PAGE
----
Lighting A Candle

Lighting a Candle

America faces a shortage of health care professionals across the board. Nowhere is the problem more pronounced than in the rural south. Brenau nursing practice graduate Myron Faircloth is doing something about it.

THE ASSOCIATION OF AMERICAN MEDICAL COLLEGES estimates that by 2020, there will be a shortage of 45,000 primary care physicians with demand far outstripping supply. The shortage will affect the United States across the board, but it will have its greatest impacts on those communities that already suffer from shortages.

For example, 25 percent of Americans live in rural areas. By contrast, only about 10 percent of physicians practice in those places. “Fifty years ago, half of the doctors in America practiced primary care, but today fewer than one in three do,” the U.S. Senate Primary Health and Aging subcommittee reported in January. Fewer than 10 percent of the 17,000 new doctors graduating from medical school each year choose primary care careers. More and more Americans, especially in rural areas, say they have no primary care doctor. According to a study of the uninsured produced by graduate students in the health and medical journalism program at the University of Georgia, the situation will get worse before it gets better.

Here’s A Solution

Perhaps the best way to understand rural health care in Georgia – and the possible solutions to the scarcity of health care services in rural areas – is to look at J. Myron Faircloth, BU ’02, and his South Georgia hometown, Morven.

Myron Faircloth
Myron Faircloth

When Faircloth was 10, his family moved from Atlanta to Morven, which is located in Brooks County just north of Georgia’s southern border with Florida and west of Valdosta. His mother, Pat, a registered nurse, worked at Smith Hospital in Hahira, located a 15-minute drive away on the I-75 corridor.

During Faircloth’s boyhood days, rules were a little looser. He hung around with his mother at work, even visiting patients and getting to know them. He liked that. However, it is where he first learned how hard nursing could be.

“Her biggest disappointment was when she would lose a patient, but I saw my mother just give and give and give and just love that field,” said Faircloth. “That’s probably the biggest influence I had.”

Following her example, Faircloth earned a Bachelor of Science in Nursing degree at Valdosta State University. He worked in emergency rooms in the area and eventually wound up at South Georgia Medical Center about six blocks away from the campus. By then, he had forsworn his undergraduate oath never to return to the classroom.

“I think you get those influences from people you work with. You work alongside physician assistants, nurse practitioners, physicians,” he explained. “You see the role in how they help people, and you see that you want to further your education. I figured I could do more for my hometown that way.”

Faircloth, who now lives in Hahira and teaches at Valdosta State, enrolled in a graduate nursing program at Brenau University in Gainesville. He worked three 12-hour shifts during the week at SGMC, then drove 280 miles up on Thursdays, went to class for five hours straight, and then make the four-and-a-half hour trek back home. His goal was to become a family nurse practitioner.

Similar to physician assistants, nurse practitioners have earned master’s degrees or doctorates in nursing specialties like family practice, pediatrics or women’s health. Duties NPs perform vary by state, but generally include diagnosing and treating illness or injury, prescribing medication and other care management tasks. In Georgia, an NP working under the supervision of a medical doctor may make diagnoses and treatment recommendations but cannot prescribe drugs without the supervising physician’s approval.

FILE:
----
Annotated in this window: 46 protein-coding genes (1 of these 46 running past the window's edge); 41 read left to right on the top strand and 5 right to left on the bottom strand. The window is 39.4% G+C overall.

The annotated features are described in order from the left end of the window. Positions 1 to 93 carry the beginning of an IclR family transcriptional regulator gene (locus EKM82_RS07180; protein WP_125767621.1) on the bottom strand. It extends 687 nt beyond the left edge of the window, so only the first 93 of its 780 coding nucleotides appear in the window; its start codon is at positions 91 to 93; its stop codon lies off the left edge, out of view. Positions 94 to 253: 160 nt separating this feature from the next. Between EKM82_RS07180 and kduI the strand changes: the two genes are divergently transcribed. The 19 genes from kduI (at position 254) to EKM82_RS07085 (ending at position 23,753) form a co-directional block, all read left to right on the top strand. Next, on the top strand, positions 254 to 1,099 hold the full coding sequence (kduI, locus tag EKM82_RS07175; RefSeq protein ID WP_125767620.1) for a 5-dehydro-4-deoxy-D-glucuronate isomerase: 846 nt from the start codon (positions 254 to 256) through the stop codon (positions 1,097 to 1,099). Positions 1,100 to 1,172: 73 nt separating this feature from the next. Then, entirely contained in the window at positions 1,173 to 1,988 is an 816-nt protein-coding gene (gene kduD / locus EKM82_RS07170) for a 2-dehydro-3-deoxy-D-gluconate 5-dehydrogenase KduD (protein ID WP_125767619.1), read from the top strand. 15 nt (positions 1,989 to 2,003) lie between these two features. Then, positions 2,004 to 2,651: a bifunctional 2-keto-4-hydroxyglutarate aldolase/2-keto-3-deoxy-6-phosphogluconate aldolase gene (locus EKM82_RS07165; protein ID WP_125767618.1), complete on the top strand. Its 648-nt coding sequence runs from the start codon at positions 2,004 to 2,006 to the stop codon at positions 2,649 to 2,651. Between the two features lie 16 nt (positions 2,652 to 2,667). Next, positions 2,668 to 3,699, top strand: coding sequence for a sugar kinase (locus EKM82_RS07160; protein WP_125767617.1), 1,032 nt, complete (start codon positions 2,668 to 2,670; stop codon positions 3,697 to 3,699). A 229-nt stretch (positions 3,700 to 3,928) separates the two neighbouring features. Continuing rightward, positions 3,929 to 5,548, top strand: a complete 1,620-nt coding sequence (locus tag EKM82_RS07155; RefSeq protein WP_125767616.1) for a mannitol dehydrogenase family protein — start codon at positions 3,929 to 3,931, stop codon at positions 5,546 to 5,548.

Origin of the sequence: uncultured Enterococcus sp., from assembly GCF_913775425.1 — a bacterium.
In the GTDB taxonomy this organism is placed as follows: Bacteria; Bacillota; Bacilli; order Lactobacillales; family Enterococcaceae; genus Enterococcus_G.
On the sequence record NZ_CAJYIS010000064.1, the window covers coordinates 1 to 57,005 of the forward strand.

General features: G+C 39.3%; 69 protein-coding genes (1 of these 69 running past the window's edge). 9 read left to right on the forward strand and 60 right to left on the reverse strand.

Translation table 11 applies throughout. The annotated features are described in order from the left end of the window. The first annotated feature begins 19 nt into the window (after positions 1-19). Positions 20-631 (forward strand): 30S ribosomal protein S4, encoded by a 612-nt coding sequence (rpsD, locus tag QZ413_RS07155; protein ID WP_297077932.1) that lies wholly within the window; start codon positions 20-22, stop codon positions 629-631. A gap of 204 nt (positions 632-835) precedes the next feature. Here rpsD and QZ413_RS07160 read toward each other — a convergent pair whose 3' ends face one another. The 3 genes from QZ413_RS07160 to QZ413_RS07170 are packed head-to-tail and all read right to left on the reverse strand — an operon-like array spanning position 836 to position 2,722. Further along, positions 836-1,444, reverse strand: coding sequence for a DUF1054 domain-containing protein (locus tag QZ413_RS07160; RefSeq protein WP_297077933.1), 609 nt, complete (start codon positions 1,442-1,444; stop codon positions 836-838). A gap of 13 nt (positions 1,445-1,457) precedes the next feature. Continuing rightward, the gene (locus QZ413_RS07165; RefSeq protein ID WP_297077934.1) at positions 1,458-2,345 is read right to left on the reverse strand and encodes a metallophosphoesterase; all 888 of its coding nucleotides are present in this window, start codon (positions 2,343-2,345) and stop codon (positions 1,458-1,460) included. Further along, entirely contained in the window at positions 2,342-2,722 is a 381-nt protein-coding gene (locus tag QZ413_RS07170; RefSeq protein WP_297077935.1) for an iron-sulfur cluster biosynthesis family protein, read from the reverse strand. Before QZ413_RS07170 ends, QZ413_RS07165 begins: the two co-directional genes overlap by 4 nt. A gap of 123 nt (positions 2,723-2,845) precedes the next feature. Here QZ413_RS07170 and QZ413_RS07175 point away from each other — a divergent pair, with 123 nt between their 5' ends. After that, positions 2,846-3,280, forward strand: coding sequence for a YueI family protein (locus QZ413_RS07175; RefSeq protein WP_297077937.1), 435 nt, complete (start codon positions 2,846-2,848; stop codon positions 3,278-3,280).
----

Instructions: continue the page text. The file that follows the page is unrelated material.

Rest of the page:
Brenau’s strategic plan addresses the shortage of health care professionals, and the ForeverGold campaign places major emphasis on funding development and growth of those professional programs. The three Brenau doctoral programs all aim at reducing the growing load on primary care physicians through production of people skilled in preventive, therapeutic and rehabilitative arts.

The university also offers a physician assistant master’s degree-level program through a partnership with Philadelphia College of Osteopathic Medicine. However, according to Brenau College of Health Sciences Dean Gale Starich, the shortage of professionals is so acute that the university may also develop its own PA program.

Expanding Skills

After Faircloth finished a Master of Science in nursing at Brenau, he grew more drawn to rural, general practice work. The Brenau degree, he said, taught him, among other things, that in a rural setting where you are essentially the primary care provider, you have to be on your toes and wear all kinds of hats.

rural physicians infographic“In the country, where you can be the only practitioner out there, you’ve got to be able to see patients across the lifespan, from pediatrics to adults,” he said. “That’s the most rewarding part of rural practice. You might treat teenagers, adults, infants or children. You have to stay on your toes. It’s not just a one type of patient population. I get to see it all.”

For him, at least, that meant he had to broaden his own horizons beyond the doors of the hospital emergency room or rural clinic. He has to be able to find ways to meet patients’ needs other than taking temperatures, diagnosing an illness and prescribing treatment. Meeting needs, he discovered, includes doing things in addition to health care.

As he began his teaching career at Valdosta State, he enrolled in its nursing practice doctoral program. One class he took involved grant writing, a how-to course in shaking the money tree in government agencies, corporations and non-profit organizations for specific purposes. He focused on writing grant applications for the working uninsured and in rural family medicine. That’s where he got into health care policy, looking at the legislative side of his lifelong passion.

He also put on a lobbyist hat, working with the Georgia legislature on a bill to extended new permissions to nurse practitioners and physician’s assistants. That led to his appointment to the special Georgia advisory Commission on Mandated Health Insurance. The commission looks at proposed legislation and determines the financial and social impacts of it, as well as the feasibility if enacted.